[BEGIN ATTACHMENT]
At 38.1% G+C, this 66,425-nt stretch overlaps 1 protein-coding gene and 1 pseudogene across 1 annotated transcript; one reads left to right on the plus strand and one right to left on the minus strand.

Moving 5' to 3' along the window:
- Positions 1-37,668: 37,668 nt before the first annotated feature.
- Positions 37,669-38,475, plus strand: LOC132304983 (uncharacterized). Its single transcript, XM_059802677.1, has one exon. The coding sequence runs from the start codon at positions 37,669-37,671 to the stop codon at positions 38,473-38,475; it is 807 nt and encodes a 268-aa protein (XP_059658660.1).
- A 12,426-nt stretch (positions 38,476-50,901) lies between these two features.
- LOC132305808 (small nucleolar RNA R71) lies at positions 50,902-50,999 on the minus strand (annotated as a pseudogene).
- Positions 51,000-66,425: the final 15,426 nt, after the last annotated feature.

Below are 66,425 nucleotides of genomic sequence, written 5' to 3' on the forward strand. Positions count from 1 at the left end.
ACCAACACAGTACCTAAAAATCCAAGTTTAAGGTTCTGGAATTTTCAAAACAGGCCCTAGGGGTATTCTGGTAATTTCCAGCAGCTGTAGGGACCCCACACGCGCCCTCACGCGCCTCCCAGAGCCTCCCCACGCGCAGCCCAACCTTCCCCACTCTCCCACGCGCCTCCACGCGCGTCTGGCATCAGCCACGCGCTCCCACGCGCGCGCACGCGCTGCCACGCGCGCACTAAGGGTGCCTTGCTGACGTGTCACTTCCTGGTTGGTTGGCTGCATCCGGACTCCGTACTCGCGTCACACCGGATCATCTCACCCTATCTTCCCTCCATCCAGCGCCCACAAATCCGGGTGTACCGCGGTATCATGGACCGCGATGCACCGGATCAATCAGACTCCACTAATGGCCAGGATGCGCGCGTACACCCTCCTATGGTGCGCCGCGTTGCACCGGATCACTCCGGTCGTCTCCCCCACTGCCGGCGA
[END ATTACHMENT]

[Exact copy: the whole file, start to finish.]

At 38.1% G+C, this 66,425-nt stretch overlaps 1 protein-coding gene and 1 pseudogene across 1 annotated transcript; one reads left to right on the plus strand and one right to left on the minus strand.

Moving 5' to 3' along the window:
- Positions 1-37,668: 37,668 nt before the first annotated feature.
- Positions 37,669-38,475, plus strand: LOC132304983 (uncharacterized). Its single transcript, XM_059802677.1, has one exon. The coding sequence runs from the start codon at positions 37,669-37,671 to the stop codon at positions 38,473-38,475; it is 807 nt and encodes a 268-aa protein (XP_059658660.1).
- A 12,426-nt stretch (positions 38,476-50,901) lies between these two features.
- LOC132305808 (small nucleolar RNA R71) lies at positions 50,902-50,999 on the minus strand (annotated as a pseudogene).
- Positions 51,000-66,425: the final 15,426 nt, after the last annotated feature.

Below are 66,425 nucleotides of genomic sequence, written 5' to 3' on the forward strand. Positions count from 1 at the left end.
ACCAACACAGTACCTAAAAATCCAAGTTTAAGGTTCTGGAATTTTCAAAACAGGCCCTAGGGGTATTCTGGTAATTTCCAGCAGCTGTAGGGACCCCACACGCGCCCTCACGCGCCTCCCAGAGCCTCCCCACGCGCAGCCCAACCTTCCCCACTCTCCCACGCGCCTCCACGCGCGTCTGGCATCAGCCACGCGCTCCCACGCGCGCGCACGCGCTGCCACGCGCGCACTAAGGGTGCCTTGCTGACGTGTCACTTCCTGGTTGGTTGGCTGCATCCGGACTCCGTACTCGCGTCACACCGGATCATCTCACCCTATCTTCCCTCCATCCAGCGCCCACAAATCCGGGTGTACCGCGGTATCATGGACCGCGATGCACCGGATCAATCAGACTCCACTAATGGCCAGGATGCGCGCGTACACCCTCCTATGGTGCGCCGCGTTGCACCGGATCACTCCGGTCGTCTCCCCCACTGCCGGCGA